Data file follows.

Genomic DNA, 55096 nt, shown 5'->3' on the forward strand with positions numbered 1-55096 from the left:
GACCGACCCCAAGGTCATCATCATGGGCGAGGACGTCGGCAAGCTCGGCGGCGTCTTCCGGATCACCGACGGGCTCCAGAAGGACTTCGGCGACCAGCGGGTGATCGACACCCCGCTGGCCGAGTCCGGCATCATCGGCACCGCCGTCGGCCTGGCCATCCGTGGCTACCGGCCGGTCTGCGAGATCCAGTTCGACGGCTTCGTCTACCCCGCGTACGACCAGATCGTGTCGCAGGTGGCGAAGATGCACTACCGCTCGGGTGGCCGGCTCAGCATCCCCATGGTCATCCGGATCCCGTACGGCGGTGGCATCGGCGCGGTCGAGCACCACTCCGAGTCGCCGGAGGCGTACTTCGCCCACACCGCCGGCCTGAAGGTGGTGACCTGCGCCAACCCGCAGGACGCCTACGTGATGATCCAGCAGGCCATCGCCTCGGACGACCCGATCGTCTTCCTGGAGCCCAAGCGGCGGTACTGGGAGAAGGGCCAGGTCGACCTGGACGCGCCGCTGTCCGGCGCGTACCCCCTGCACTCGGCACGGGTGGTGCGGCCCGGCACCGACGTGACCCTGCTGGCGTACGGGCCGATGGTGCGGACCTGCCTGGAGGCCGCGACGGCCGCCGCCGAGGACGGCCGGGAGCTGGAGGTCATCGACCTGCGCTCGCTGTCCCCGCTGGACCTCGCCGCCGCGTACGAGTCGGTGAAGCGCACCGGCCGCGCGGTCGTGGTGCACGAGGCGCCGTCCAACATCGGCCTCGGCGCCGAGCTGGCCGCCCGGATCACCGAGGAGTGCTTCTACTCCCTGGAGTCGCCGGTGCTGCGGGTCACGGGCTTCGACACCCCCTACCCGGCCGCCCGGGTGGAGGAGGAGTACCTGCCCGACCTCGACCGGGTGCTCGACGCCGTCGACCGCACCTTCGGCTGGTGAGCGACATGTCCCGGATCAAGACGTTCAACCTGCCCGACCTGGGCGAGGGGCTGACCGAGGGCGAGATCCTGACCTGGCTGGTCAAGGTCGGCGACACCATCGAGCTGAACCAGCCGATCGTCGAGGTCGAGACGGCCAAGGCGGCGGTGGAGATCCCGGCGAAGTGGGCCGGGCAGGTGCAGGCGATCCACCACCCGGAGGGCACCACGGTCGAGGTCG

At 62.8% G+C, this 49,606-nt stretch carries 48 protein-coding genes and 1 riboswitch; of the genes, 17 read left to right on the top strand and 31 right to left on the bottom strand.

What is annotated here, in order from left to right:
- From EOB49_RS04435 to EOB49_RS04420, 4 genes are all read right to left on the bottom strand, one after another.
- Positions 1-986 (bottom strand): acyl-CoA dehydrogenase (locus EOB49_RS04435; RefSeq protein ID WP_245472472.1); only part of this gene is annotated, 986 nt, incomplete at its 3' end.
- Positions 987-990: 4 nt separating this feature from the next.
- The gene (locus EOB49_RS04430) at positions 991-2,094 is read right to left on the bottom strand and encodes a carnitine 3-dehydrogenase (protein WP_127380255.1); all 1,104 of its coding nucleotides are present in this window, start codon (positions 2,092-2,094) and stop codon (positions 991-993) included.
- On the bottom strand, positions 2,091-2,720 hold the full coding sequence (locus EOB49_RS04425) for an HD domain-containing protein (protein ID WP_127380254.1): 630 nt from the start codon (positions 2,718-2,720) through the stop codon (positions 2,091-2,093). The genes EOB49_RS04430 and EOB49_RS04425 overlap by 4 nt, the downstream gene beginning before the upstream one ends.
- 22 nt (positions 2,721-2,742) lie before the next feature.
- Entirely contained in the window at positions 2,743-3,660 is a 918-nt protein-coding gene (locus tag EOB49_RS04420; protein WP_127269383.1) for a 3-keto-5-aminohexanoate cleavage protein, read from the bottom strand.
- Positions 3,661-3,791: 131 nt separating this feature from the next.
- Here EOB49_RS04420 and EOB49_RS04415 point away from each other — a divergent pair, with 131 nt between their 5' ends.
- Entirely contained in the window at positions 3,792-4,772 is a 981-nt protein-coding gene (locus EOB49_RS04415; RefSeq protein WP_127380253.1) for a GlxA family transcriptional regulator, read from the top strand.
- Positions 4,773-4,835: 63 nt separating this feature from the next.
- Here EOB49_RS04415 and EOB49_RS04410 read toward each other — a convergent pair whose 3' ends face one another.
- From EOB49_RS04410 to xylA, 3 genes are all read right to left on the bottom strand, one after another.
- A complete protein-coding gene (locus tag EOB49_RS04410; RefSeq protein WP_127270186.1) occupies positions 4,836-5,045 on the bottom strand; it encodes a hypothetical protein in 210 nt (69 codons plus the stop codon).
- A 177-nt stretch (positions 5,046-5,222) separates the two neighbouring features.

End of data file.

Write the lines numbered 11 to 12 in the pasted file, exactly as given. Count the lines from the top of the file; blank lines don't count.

- Entirely contained in the window at positions 2,743-3,660 is a 918-nt protein-coding gene (locus tag EOB49_RS04420; protein WP_127269383.1) for a 3-keto-5-aminohexanoate cleavage protein, read from the bottom strand.
- Positions 3,661-3,791: 131 nt separating this feature from the next.